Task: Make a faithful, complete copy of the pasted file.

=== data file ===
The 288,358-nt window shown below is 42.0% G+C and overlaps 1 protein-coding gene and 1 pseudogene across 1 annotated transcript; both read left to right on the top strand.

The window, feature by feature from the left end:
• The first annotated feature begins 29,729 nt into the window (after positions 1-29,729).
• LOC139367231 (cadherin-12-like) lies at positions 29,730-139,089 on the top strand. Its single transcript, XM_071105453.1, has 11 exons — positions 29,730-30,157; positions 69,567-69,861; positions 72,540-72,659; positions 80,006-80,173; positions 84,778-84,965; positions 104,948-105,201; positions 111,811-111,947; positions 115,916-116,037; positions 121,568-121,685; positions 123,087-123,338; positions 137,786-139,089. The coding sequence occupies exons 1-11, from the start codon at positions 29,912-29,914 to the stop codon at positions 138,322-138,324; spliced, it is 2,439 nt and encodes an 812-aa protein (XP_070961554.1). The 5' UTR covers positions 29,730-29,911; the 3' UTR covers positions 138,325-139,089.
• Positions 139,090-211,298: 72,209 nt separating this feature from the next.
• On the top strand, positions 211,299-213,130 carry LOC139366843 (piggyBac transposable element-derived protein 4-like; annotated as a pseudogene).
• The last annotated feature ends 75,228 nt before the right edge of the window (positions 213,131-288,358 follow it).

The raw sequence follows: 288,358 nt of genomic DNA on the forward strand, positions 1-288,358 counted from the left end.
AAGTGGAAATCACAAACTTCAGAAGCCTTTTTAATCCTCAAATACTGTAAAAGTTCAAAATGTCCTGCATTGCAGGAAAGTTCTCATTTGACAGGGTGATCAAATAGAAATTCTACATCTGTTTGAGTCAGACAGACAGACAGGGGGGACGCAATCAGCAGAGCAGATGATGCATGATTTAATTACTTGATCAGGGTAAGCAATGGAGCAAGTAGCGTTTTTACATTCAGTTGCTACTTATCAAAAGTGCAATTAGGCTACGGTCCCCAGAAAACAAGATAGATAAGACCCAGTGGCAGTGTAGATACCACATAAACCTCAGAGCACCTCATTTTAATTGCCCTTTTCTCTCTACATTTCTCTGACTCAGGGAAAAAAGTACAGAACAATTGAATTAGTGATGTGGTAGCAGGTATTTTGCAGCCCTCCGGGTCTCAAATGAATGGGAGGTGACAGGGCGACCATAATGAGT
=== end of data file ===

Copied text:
The 288,358-nt window shown below is 42.0% G+C and overlaps 1 protein-coding gene and 1 pseudogene across 1 annotated transcript; both read left to right on the top strand.

The window, feature by feature from the left end:
• The first annotated feature begins 29,729 nt into the window (after positions 1-29,729).
• LOC139367231 (cadherin-12-like) lies at positions 29,730-139,089 on the top strand. Its single transcript, XM_071105453.1, has 11 exons — positions 29,730-30,157; positions 69,567-69,861; positions 72,540-72,659; positions 80,006-80,173; positions 84,778-84,965; positions 104,948-105,201; positions 111,811-111,947; positions 115,916-116,037; positions 121,568-121,685; positions 123,087-123,338; positions 137,786-139,089. The coding sequence occupies exons 1-11, from the start codon at positions 29,912-29,914 to the stop codon at positions 138,322-138,324; spliced, it is 2,439 nt and encodes an 812-aa protein (XP_070961554.1). The 5' UTR covers positions 29,730-29,911; the 3' UTR covers positions 138,325-139,089.
• Positions 139,090-211,298: 72,209 nt separating this feature from the next.
• On the top strand, positions 211,299-213,130 carry LOC139366843 (piggyBac transposable element-derived protein 4-like; annotated as a pseudogene).
• The last annotated feature ends 75,228 nt before the right edge of the window (positions 213,131-288,358 follow it).

The raw sequence follows: 288,358 nt of genomic DNA on the forward strand, positions 1-288,358 counted from the left end.
AAGTGGAAATCACAAACTTCAGAAGCCTTTTTAATCCTCAAATACTGTAAAAGTTCAAAATGTCCTGCATTGCAGGAAAGTTCTCATTTGACAGGGTGATCAAATAGAAATTCTACATCTGTTTGAGTCAGACAGACAGACAGGGGGGACGCAATCAGCAGAGCAGATGATGCATGATTTAATTACTTGATCAGGGTAAGCAATGGAGCAAGTAGCGTTTTTACATTCAGTTGCTACTTATCAAAAGTGCAATTAGGCTACGGTCCCCAGAAAACAAGATAGATAAGACCCAGTGGCAGTGTAGATACCACATAAACCTCAGAGCACCTCATTTTAATTGCCCTTTTCTCTCTACATTTCTCTGACTCAGGGAAAAAAGTACAGAACAATTGAATTAGTGATGTGGTAGCAGGTATTTTGCAGCCCTCCGGGTCTCAAATGAATGGGAGGTGACAGGGCGACCATAATGAGT